There’s a joke among investing circles that early-stage biotech investing is like throwing a big plate of spaghetti on the wall and seeing what sticks.
There’s an element of truth to that. Many early-stage biotech stocks are little more than unproven ideas on shoestring budgets. Some of those “spaghetti noodles” stick after the FDA approves a revolutionary therapy, but most fall to the floor. They either run out of cash, or their ideas end up being unviable.
There’s nothing wrong with playing that game, particularly if you’re a “quant” who can find signals in the price action — and thus are not required to guess which companies will win a big approval. But even then, it’s a low-probability proposition. You have to know that going in.
At the other end of the spectrum, you have the slow-growth pharmaceutical behemoths with large portfolios of patented blockbusters. It’s easier to get a handle on what you’re buying here, as the companies have long operating histories and good visibility into patent lifespans. But most of these companies are beyond their best growth days.
The Power of Size
Ideally, I like to hunt for biotech stocks that fall somewhere in the middle. I want these companies to be established enough to be out of the high-risk start-up phase but small enough to still be in the fast-growth phase.
In Green Zone Fortunes, we have four open positions in the health and biotech sectors. Two of them, including my highest-conviction genomics stock recommendation, fall into this bracket.
When digging into a stock, size matters. A lot. It’s been easy to forget that in recent years, as a handful of tech mega caps have dominated the market. But over time, smaller stocks have enjoyed a size premium, outperforming larger companies even after adjusting for risk. Smaller companies are followed by fewer Wall Street analysts and may be too small for large institutional investors to buy. That explains some of their favorable pricing. They’re also better acquisition candidates (more on that in a moment).
Even University of Chicago professors Eugene Fama and Kenneth French — true believers that the market is “efficient” and that there is no value in doing stock research because all usable information is already factored into current prices — found that small-cap stocks outperformed their larger peers and introduced a “size factor” into their market model.
I, too, incorporated a size factor into my six-factor Green Zone Ratings system, and I tend to focus my research efforts on smaller companies. I’m a lot more likely to find an undiscovered gem that the market has undervalued in that space.
Small-Cap Biotech Stocks Poised to Outperform
Right now, I’m seeing a promising setup in smaller biotech companies. Small-cap biotech stocks will often lag their larger peers in a bull market. That has been the case this year. Driven in part by the outperformance of COVID-19 vaccine makers, large-cap pharma and biotech have pushed higher in 2021, while the small-cap names are negative year to date.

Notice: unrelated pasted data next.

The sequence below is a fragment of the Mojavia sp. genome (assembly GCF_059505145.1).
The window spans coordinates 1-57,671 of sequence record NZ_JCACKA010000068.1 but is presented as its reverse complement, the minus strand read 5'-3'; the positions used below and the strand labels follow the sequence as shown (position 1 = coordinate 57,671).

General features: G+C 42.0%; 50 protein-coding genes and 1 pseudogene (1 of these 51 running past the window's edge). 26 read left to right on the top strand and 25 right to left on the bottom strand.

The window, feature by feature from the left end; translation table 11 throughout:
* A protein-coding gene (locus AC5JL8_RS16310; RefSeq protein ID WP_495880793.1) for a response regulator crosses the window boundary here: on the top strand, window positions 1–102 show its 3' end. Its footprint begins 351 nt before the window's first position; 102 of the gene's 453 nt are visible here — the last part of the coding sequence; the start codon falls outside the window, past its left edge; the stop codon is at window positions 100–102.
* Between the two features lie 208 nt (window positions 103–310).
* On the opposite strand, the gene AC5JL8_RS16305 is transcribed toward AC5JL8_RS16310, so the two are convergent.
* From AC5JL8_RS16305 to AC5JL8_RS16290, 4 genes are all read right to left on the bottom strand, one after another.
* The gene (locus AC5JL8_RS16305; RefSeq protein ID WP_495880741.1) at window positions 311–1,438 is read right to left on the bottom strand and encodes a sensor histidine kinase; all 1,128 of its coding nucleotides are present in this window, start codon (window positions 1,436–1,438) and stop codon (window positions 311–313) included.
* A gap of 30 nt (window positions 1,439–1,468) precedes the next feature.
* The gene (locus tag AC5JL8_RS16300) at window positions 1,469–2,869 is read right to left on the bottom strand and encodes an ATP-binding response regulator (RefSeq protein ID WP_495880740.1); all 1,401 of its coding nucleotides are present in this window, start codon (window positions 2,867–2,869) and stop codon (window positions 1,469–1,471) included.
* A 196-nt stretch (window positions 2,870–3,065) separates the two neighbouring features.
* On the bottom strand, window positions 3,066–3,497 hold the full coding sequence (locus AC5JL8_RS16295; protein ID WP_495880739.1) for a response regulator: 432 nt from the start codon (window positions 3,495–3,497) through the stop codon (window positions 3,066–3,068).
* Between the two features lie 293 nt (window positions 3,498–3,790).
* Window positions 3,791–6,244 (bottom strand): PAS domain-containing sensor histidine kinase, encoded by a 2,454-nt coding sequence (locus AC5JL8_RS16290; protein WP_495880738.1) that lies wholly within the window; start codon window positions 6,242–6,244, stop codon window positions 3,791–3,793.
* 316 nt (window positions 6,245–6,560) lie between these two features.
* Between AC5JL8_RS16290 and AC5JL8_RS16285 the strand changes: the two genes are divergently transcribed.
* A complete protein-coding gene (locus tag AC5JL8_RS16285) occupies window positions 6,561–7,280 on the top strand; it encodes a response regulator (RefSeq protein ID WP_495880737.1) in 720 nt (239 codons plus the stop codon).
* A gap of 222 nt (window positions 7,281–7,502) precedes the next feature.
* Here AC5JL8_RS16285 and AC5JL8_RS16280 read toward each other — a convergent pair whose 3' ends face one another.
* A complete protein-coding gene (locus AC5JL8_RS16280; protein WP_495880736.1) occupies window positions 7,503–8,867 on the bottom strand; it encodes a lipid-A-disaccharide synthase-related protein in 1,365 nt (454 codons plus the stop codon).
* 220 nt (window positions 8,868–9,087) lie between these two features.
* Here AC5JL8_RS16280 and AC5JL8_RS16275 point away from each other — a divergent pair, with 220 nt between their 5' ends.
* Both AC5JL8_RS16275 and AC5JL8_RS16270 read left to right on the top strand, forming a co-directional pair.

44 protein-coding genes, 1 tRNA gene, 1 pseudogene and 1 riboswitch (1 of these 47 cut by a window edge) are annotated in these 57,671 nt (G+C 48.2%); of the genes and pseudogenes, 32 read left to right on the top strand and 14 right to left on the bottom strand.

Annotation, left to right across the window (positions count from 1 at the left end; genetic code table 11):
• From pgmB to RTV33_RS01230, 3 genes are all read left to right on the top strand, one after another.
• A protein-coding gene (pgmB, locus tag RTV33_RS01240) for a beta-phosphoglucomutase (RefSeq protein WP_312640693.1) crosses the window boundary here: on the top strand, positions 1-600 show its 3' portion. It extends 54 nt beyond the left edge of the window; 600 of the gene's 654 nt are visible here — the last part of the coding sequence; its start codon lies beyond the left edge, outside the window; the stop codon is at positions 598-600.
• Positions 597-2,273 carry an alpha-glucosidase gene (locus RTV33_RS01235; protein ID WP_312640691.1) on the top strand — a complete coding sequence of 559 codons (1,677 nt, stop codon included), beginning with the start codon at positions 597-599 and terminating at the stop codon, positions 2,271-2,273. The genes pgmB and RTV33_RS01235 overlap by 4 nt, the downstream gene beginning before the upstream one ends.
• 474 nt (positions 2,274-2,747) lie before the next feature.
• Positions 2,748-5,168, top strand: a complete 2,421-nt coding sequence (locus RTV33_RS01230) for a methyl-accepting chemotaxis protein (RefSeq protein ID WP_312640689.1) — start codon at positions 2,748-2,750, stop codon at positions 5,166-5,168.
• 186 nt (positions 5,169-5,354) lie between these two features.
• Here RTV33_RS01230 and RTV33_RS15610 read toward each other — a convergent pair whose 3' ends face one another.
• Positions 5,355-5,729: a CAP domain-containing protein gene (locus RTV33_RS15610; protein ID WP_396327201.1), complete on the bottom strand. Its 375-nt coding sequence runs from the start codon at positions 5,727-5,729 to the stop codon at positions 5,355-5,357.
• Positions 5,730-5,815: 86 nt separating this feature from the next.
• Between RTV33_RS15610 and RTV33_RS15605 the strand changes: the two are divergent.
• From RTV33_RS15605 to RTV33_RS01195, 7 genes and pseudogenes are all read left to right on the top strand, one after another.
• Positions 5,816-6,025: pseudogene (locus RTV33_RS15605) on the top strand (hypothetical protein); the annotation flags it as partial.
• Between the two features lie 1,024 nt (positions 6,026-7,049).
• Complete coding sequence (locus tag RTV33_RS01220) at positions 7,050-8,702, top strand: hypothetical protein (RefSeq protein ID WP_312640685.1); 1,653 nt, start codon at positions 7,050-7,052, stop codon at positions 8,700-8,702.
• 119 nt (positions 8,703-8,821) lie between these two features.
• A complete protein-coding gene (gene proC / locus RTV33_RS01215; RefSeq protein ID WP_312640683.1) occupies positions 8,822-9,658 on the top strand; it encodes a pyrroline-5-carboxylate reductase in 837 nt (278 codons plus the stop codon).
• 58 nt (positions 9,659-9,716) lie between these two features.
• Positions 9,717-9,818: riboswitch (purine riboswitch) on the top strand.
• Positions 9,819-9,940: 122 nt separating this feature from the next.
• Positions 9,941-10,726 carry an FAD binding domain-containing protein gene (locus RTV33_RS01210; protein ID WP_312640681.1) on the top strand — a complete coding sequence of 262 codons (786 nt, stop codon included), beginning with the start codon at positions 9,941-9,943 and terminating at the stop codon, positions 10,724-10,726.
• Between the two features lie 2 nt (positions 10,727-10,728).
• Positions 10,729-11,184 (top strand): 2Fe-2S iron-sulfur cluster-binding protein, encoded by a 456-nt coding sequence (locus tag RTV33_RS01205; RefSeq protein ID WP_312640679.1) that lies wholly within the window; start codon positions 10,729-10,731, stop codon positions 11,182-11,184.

If recent history is any guide, we shouldn’t expect that divergence to continue. In both 2015 and 2018, large caps led the recovery in this space, but small caps quickly followed.
There’s another angle here as well. Faced with long development pipelines, many large pharma companies opt to simply buy growth by acquiring smaller companies with promising new therapies. Just this past week, Pfizer paid a 118% premium over market prices to buy Trillium Therapeutics Inc. The pharma giant wanted access to Trillium’s new oncology treatments.
I don’t buy companies expecting them to be acquired. I consider that a nice bonus. But it stands to reason that a company that excites me would also excite Big Pharma.
Within the biotech space, genomics, or DNA-based science, is the biggest game-changer of our lifetimes. This is an investment opportunity bigger than the internet because it goes far beyond medicine.
With small-cap biotech stocks lagging behind their larger counterparts, this is the perfect buying opportunity. You can get into some of these small- and mid-cap positions as they play catch-up. And the best part is you don’t have to use a “spaghetti on the wall” approach.
If you want access to a curated selection of biotech and health-based plays, including my No. 1 genomics stock, click here to watch my “Imperium” presentation now. You’ll see why I believe DNA science is set to disrupt global industries worth $64 trillion.
My Green Zone Fortunes subscribers already locked in 90% gains on half their position in just over four months. Now they are sitting on 170% gains on the second half of the trade … but here’s the best part: My No. 1 genomics stock is still well below my buy-up-to price. You have time to get in now before this stock runs even higher. Click here for details on how to join us now.
To good profits,
Chief investment strategist, Money & Markets